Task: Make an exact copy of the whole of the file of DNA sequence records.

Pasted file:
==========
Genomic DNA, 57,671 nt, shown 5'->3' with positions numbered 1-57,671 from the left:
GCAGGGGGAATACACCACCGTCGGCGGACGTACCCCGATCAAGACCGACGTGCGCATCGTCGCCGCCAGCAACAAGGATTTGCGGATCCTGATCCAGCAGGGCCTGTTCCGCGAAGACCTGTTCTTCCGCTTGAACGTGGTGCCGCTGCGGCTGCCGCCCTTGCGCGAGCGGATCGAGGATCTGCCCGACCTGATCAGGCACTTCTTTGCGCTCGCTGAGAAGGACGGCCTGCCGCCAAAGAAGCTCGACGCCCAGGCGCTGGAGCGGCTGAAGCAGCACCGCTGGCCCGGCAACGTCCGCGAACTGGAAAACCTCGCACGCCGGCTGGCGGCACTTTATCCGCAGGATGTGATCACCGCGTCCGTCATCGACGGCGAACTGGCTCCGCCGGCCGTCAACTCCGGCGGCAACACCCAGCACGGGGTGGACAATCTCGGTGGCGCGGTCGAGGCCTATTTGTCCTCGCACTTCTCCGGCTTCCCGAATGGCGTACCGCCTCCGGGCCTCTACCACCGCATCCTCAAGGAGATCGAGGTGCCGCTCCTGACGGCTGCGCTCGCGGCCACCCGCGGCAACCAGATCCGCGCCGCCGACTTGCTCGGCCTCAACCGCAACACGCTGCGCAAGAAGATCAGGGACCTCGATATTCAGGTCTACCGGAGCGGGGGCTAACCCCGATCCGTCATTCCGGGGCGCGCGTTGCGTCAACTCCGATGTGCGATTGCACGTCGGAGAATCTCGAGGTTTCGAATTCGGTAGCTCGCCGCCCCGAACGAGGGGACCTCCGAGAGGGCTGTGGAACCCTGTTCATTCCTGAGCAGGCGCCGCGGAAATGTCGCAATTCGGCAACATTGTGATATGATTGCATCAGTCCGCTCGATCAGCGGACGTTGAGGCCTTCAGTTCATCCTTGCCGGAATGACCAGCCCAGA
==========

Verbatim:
Genomic DNA, 57,671 nt, shown 5'->3' with positions numbered 1-57,671 from the left:
GCAGGGGGAATACACCACCGTCGGCGGACGTACCCCGATCAAGACCGACGTGCGCATCGTCGCCGCCAGCAACAAGGATTTGCGGATCCTGATCCAGCAGGGCCTGTTCCGCGAAGACCTGTTCTTCCGCTTGAACGTGGTGCCGCTGCGGCTGCCGCCCTTGCGCGAGCGGATCGAGGATCTGCCCGACCTGATCAGGCACTTCTTTGCGCTCGCTGAGAAGGACGGCCTGCCGCCAAAGAAGCTCGACGCCCAGGCGCTGGAGCGGCTGAAGCAGCACCGCTGGCCCGGCAACGTCCGCGAACTGGAAAACCTCGCACGCCGGCTGGCGGCACTTTATCCGCAGGATGTGATCACCGCGTCCGTCATCGACGGCGAACTGGCTCCGCCGGCCGTCAACTCCGGCGGCAACACCCAGCACGGGGTGGACAATCTCGGTGGCGCGGTCGAGGCCTATTTGTCCTCGCACTTCTCCGGCTTCCCGAATGGCGTACCGCCTCCGGGCCTCTACCACCGCATCCTCAAGGAGATCGAGGTGCCGCTCCTGACGGCTGCGCTCGCGGCCACCCGCGGCAACCAGATCCGCGCCGCCGACTTGCTCGGCCTCAACCGCAACACGCTGCGCAAGAAGATCAGGGACCTCGATATTCAGGTCTACCGGAGCGGGGGCTAACCCCGATCCGTCATTCCGGGGCGCGCGTTGCGTCAACTCCGATGTGCGATTGCACGTCGGAGAATCTCGAGGTTTCGAATTCGGTAGCTCGCCGCCCCGAACGAGGGGACCTCCGAGAGGGCTGTGGAACCCTGTTCATTCCTGAGCAGGCGCCGCGGAAATGTCGCAATTCGGCAACATTGTGATATGATTGCATCAGTCCGCTCGATCAGCGGACGTTGAGGCCTTCAGTTCATCCTTGCCGGAATGACCAGCCCAGA